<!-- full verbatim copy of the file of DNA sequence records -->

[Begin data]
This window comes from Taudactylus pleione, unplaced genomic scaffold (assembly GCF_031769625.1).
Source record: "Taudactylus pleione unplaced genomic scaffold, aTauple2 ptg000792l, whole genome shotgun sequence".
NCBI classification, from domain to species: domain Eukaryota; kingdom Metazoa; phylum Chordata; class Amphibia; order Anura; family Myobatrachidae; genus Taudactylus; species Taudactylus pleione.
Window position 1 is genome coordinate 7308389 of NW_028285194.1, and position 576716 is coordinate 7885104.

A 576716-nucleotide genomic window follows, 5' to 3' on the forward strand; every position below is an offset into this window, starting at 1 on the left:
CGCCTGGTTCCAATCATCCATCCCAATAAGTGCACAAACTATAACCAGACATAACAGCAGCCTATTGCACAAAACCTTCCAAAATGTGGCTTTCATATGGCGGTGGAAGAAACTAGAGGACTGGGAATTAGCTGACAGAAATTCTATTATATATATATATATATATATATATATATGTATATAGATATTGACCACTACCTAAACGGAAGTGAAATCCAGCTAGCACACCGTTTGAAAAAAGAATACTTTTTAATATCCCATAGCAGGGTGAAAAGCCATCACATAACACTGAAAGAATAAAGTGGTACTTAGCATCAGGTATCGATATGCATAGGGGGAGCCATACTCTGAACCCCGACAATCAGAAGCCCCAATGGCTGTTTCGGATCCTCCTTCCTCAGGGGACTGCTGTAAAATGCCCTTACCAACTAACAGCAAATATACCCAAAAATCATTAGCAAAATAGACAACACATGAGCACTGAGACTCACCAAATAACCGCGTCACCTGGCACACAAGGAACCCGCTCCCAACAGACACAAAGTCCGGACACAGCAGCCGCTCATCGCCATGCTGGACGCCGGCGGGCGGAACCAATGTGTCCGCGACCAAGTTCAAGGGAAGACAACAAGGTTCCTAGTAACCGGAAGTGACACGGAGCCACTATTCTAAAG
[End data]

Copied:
This window comes from Taudactylus pleione, unplaced genomic scaffold (assembly GCF_031769625.1).
Source record: "Taudactylus pleione unplaced genomic scaffold, aTauple2 ptg000792l, whole genome shotgun sequence".
NCBI classification, from domain to species: domain Eukaryota; kingdom Metazoa; phylum Chordata; class Amphibia; order Anura; family Myobatrachidae; genus Taudactylus; species Taudactylus pleione.
Window position 1 is genome coordinate 7308389 of NW_028285194.1, and position 576716 is coordinate 7885104.

A 576716-nucleotide genomic window follows, 5' to 3' on the forward strand; every position below is an offset into this window, starting at 1 on the left:
CGCCTGGTTCCAATCATCCATCCCAATAAGTGCACAAACTATAACCAGACATAACAGCAGCCTATTGCACAAAACCTTCCAAAATGTGGCTTTCATATGGCGGTGGAAGAAACTAGAGGACTGGGAATTAGCTGACAGAAATTCTATTATATATATATATATATATATATATATATGTATATAGATATTGACCACTACCTAAACGGAAGTGAAATCCAGCTAGCACACCGTTTGAAAAAAGAATACTTTTTAATATCCCATAGCAGGGTGAAAAGCCATCACATAACACTGAAAGAATAAAGTGGTACTTAGCATCAGGTATCGATATGCATAGGGGGAGCCATACTCTGAACCCCGACAATCAGAAGCCCCAATGGCTGTTTCGGATCCTCCTTCCTCAGGGGACTGCTGTAAAATGCCCTTACCAACTAACAGCAAATATACCCAAAAATCATTAGCAAAATAGACAACACATGAGCACTGAGACTCACCAAATAACCGCGTCACCTGGCACACAAGGAACCCGCTCCCAACAGACACAAAGTCCGGACACAGCAGCCGCTCATCGCCATGCTGGACGCCGGCGGGCGGAACCAATGTGTCCGCGACCAAGTTCAAGGGAAGACAACAAGGTTCCTAGTAACCGGAAGTGACACGGAGCCACTATTCTAAAG